Posted on | November 7, 2007 | No Comments
Perhaps a better title to this blurb might be “How long does buried junk live in the Slashdot Firehose before dying?”. I submitted a simple question a few months, back, its in no danger of being run, so I’m asking it here.
How long do you wait for replies to e-mails before wondering why you have not received a reply? This question has been asked many times before, however trends involving how we use technology change rapidly, so I’m asking the question again.
Recent studies have described a technology overload in the work place. Workers must attend to many more things at once, e-mail, instant messages, 2 or sometimes 3 phones ringing, more if you administrate a network. Studies show that people feel guilty if they don’t check work e-mail on off hours, even holidays. I know someone who ducked outside of his own mother’s funeral to answer a stupid question from a co-worker on his blackberry.
I’m really wondering, what is the expected time for a reply to an e-mail? If I don’t answer something within 24 hours, will the sender automatically think that I’m ignoring them, or that the message somehow got lost? Sure, you would naturally assume that the importance of the message dictated its place in your personal information triage, however I don’t think that is entirely true.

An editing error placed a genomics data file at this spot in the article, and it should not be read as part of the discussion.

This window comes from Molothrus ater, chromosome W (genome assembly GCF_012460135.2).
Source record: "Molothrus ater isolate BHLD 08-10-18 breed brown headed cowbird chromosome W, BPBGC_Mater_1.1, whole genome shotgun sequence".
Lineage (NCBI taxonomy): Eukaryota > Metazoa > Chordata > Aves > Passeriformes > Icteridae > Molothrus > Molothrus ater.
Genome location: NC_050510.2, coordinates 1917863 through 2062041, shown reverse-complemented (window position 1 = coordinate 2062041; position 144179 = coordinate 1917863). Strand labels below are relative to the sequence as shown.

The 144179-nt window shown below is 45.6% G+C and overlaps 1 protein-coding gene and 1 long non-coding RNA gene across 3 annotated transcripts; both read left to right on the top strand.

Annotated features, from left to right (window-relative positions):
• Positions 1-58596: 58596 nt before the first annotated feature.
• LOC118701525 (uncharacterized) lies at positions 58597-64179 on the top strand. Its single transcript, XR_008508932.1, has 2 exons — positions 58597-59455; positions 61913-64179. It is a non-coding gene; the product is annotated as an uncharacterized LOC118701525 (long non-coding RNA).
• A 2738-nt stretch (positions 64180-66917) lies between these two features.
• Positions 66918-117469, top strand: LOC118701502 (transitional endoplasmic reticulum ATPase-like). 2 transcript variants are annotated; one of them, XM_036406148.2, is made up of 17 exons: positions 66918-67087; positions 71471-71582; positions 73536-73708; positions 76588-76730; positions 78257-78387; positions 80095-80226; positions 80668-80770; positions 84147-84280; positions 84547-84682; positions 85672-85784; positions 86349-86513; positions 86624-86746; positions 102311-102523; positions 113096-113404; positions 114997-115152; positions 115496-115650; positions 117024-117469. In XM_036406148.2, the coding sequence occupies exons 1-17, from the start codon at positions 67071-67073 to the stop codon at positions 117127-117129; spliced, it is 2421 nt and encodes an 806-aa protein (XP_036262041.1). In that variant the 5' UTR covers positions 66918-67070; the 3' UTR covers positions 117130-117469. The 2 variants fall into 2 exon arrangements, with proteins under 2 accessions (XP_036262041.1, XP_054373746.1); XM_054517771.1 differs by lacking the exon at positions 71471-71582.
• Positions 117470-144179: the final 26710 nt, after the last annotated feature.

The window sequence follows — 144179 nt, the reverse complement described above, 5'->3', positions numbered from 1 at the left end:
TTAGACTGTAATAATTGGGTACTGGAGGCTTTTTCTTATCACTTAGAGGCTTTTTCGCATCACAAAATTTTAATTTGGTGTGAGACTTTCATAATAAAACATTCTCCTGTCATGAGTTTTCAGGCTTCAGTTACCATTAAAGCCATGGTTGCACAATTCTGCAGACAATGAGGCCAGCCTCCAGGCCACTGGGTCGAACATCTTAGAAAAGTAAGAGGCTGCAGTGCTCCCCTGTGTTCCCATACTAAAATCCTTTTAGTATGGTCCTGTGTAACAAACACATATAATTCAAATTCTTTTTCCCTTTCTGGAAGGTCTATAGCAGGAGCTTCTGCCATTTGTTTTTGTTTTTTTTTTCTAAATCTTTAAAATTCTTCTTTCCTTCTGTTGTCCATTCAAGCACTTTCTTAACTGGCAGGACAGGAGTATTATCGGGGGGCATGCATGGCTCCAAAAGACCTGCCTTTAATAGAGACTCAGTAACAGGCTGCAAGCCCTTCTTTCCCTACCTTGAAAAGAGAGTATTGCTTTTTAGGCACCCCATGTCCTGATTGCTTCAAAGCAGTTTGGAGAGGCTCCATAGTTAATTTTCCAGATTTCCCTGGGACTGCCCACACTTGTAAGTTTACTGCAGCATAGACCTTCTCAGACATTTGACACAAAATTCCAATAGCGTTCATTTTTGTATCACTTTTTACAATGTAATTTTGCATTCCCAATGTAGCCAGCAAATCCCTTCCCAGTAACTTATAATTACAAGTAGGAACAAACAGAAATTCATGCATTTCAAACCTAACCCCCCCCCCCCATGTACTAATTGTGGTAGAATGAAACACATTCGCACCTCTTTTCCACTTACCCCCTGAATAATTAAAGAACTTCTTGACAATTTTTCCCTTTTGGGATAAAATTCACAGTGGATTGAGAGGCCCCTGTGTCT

I receive, on average, 100 – 150 emails a day that (should be) replied to the same day. An additional 20 – 30 might be able to wait a few days, some can go as long as a week. However, we all have (roughly) the same expectancy of when a reply (of any importance) should come in. For most people, this seems to be about 12 hours. Some who e-mail me frequently often re-forward an e-mail that has gone without a reply for more than eight hours just to be sure ‘it did not get lost or buried’.
I wish that we could add a “Reply expected within” field to e-mail, at least I’d know when I’m dealing with someone impatient who might keel over from an anxiety attack if I go to lunch before replying
How long before you feel brushed off, ignored or lost in transit?